The First Art Newspaper on the Net   Established in 1996 United States Saturday, November 17, 2018


Hidden film treasures brought to life in British vault
Robert Ewart, Collections Care Manager at the British Film Institute's (BFI) National Archive, looks at cans of film stacked on shelves at the storage archives at the British Film Institute in Berkhampsted, north of London on October 10, 2017. In a refrigerated vault outside London filled with old film reels, a team of curators is bringing to life forgotten masterpieces of early cinema history. A chemical smell hangs in the air at the British Film Institute's National Archive, where some 250,000 wheels of old film are stacked floor-to-ceiling. Adrian DENNIS / AFP.

by Rosie Scammell


BERKHAMSTED (AFP).- In a refrigerated vault outside London filled with old film reels, a team of curators is bringing to life forgotten masterpieces of early cinema history.

A chemical smell hangs in the air at the British Film Institute's National Archive, where some 250,000 wheels of old film are stacked floor-to-ceiling.

"As we're restoring them we're pulling back the veils of history, and we can see much more clearly than we used to," curator Bryony Dixon told AFP on a visit to the archive in the town of Berkhamsted this week.

A selection plucked from the shelves is being showcased at the BFI's London Film Festival, including a tale about the heartbreaking Indian love story of the Taj Mahal mausoleum.

"Shiraz: A Romance of India" is being screened at a gala on Saturday for the first time since its release in 1928, following months of restoration.

"It's beautiful, it's dramatic, it's got exciting locations, and great acting. And it's unique, there are almost no surviving Indian films from that era, so it's very special," Dixon said.

A score by composer Anoushka Shankar, daughter of late Indian sitar maestro Ravi Shankar, has also been added to accompany the silent film.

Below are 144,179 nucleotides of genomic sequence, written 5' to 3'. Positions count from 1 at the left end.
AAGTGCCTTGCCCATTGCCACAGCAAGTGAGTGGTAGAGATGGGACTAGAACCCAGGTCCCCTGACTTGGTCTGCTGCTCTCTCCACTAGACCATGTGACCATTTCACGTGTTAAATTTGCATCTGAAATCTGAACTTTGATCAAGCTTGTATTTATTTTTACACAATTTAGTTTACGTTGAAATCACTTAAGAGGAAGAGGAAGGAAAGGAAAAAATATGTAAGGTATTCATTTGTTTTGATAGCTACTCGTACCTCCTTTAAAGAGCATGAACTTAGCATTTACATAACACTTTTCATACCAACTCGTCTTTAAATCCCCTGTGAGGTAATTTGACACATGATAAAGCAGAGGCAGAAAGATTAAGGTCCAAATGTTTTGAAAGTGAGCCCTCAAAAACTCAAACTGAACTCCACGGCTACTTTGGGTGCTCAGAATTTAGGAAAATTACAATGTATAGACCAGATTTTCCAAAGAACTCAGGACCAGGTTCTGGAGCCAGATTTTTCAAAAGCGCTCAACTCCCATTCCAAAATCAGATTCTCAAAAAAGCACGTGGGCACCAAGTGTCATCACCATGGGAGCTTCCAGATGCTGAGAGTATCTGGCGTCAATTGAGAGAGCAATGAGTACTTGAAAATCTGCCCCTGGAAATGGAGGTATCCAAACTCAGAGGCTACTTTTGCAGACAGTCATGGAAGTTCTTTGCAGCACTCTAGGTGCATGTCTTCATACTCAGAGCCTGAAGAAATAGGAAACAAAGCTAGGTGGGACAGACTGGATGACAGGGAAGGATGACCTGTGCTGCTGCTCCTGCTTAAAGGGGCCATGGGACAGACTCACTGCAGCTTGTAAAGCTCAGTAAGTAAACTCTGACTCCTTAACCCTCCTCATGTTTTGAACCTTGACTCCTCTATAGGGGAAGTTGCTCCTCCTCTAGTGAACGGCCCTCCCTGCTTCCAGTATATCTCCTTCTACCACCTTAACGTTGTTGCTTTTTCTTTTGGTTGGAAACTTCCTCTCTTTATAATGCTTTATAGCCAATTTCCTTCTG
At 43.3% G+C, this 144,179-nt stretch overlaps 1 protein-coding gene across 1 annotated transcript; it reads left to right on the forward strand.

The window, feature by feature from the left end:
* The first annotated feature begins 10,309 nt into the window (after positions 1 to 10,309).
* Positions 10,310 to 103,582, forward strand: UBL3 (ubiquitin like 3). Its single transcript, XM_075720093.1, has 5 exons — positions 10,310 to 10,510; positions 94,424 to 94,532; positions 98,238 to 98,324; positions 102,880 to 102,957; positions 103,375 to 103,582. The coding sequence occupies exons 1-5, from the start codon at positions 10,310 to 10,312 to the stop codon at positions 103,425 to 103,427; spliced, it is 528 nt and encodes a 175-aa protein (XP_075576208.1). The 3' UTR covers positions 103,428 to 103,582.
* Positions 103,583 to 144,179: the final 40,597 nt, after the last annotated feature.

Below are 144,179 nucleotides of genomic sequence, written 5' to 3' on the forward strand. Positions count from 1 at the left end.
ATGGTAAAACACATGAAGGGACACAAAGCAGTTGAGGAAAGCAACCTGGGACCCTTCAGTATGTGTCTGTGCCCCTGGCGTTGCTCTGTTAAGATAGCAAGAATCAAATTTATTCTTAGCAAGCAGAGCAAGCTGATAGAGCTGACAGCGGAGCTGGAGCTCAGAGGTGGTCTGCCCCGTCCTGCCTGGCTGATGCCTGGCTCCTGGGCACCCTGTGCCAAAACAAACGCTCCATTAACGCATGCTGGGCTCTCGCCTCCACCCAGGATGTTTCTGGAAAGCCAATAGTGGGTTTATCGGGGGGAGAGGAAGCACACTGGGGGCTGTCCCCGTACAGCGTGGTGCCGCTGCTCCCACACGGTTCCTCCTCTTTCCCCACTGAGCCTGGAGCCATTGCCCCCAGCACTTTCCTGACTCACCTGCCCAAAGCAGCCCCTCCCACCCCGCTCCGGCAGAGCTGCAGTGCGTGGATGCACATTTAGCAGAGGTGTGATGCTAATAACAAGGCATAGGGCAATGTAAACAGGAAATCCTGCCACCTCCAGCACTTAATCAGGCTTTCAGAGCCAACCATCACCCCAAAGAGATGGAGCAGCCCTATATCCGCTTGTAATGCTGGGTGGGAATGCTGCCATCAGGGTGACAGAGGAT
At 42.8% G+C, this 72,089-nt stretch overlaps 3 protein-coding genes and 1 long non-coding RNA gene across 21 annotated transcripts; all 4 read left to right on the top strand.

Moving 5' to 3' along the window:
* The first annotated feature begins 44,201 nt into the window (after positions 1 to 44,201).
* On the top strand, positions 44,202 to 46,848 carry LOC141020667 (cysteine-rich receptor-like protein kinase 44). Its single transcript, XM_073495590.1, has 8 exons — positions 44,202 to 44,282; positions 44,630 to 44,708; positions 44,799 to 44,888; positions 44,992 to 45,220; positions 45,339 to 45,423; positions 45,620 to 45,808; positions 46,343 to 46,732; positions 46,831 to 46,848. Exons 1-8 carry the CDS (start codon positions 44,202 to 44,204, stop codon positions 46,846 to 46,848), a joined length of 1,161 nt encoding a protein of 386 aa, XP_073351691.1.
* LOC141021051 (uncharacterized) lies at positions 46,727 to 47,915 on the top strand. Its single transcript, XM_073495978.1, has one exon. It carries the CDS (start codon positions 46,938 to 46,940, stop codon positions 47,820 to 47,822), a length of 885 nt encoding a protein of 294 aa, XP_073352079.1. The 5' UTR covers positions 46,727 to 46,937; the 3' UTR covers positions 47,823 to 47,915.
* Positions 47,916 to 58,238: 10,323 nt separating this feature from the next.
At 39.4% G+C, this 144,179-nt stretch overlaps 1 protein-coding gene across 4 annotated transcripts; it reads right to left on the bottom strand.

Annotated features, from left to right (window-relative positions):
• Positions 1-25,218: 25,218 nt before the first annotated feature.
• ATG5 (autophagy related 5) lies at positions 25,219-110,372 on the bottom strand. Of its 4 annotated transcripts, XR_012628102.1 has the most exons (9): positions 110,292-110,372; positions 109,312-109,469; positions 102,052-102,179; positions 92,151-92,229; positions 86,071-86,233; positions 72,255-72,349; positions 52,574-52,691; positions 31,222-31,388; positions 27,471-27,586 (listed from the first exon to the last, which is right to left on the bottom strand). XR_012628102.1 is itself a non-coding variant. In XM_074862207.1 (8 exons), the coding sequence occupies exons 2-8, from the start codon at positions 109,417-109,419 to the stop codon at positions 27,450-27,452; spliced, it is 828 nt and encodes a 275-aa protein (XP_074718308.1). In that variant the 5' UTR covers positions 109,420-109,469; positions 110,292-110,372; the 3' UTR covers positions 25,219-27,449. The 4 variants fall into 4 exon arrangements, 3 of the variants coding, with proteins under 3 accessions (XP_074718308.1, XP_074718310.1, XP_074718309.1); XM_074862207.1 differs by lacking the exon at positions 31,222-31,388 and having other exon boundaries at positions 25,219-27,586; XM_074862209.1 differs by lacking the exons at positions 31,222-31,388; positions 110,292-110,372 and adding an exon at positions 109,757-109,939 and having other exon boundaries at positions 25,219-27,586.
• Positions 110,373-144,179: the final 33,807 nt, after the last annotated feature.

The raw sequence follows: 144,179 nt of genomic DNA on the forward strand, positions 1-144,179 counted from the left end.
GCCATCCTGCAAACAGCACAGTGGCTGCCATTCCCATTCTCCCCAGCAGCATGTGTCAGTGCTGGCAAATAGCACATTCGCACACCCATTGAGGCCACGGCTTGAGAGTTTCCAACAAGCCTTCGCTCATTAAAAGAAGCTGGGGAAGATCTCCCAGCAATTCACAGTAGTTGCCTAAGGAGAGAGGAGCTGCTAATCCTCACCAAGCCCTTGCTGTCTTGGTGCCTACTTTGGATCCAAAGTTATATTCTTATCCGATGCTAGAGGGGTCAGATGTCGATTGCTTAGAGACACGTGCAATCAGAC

From hand to digital
BFI curators have restored a wealth of films including Alfred Hitchcock's nine surviving silent films and footage of a legendary Everest expedition in 1924 in which two of the climbers died.

Despite technological leaps, preparing the film begins with it being checked by hand.

"There will be a lot of hand, manual repair on the original film copies, using tape to make sure the films can pass through cleaning machines, and also through the scanner," said Kieron Webb, the archive's film conservation manager.

The team used the original camera negative of "Shiraz", along with a copy made decades later, which were combined digitally to obtain the best images and restore tens of thousands of frames.

"The removal of scratches and dirt; de-flicker, which makes the image look more stable; reduce the light and darkness changes in some shots," said Webb, summarising hundreds of hours of work.

Ben Thompson, an image quality section leader, demonstrated how to remove a scratch from a "Shiraz" scene without accidentally brushing out a horse's leg.

Restorers have also sharpened the images, which Thompson said creates more work: "As soon as you improve the sharpness of the image it reveals, brings into sharp focus the detail but also the defects."

Digital techniques, which have replaced much of the old photo-chemical processes, have enabled restorers to become more precise in their work and upgrade every single shot in a film such as "Shiraz".

'A fantastic record'
The Indian film is nearly 90 years old but BFI also holds films going as far back as the 1890s.

Despite the films' age, curators said they were easier to restore due to their brevity.
"Some of them are only a minute long," Dixon said.

"With the 1920s it gets much more complex, because the films get longer and they have a grammar to them which means if you're missing part of the film print, you have to sort of compensate in order to make it understandable for the audience."

Colour and sound add further layers of complexity, although silent films are themselves problematic because they often lack any documents to dictate the speed they should be shown at.